Casino Ownership and Health-Related Community Resources Among Native American Tribes in California
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Casino Ownership and Health-Related Community Resources Among Native American Tribes in California

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      Prev Chronic Dis
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      Casinos are significantly associated with improved health among some Native Americans living on tribal lands. An increase in health-related community resources related to tribal ownership of casinos may be one mechanism through which the health of Native Americans is improved. However, no studies have quantitatively assessed whether casinos are associated with having more community resources.


      To investigate the association between casino ownership and health-related community resources among Native Americans, we surveyed 81 of California’s 110 federally recognized tribes about casino ownership and health-related community resources during 2015 and 2016. We created a total health-related community resources score (maximum of 50 points) by grouping resources into 5 subdomains (community infrastructure, health care and education, social determinants, recreational infrastructure, and recreation programs), which we scored for a maximum of 10 points each and then summed. Casino ownership was our independent variable. We used adjusted linear regression models to test the association between casino ownership and health-related community resources.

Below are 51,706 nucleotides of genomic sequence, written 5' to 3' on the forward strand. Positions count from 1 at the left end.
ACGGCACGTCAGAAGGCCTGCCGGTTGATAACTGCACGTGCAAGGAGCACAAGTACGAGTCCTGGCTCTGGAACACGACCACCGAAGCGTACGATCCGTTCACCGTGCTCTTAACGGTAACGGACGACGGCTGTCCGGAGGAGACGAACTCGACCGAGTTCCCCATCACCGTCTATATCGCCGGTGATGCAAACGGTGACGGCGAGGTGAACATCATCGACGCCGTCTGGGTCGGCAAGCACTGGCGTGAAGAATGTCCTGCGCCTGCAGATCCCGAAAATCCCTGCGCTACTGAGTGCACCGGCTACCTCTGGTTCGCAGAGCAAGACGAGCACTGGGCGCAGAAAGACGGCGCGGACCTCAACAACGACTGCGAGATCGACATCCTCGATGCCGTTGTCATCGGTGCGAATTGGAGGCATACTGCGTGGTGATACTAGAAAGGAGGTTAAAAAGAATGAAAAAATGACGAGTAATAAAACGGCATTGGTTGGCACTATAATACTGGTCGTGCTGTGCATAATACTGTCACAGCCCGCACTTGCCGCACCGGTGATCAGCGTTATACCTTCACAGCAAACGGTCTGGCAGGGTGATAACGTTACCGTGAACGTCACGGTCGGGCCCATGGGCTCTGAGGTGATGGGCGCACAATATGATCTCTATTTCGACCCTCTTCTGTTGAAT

Half (49%) of the tribes surveyed owned a casino. Compared with tribes without casinos, tribes with casinos had higher total health-related community resource scores (β = 5.09; 90% confidence interval [CI], 1.17–9.01). Casino-owning tribes had more resources related to community infrastructure (β = 1.81; 90% CI, 0.81–2.80), social determinants of health (β = 1.45; 90% CI, 0.24–2.67) and recreational infrastructure (β = 1.08; 90% CI, 0.24–1.92) compared with tribes without casinos.


      Casino ownership is significantly associated with health-related community resources. Future research should assess whether community resources mediate the relationship between economic resources and health among Native Americans.

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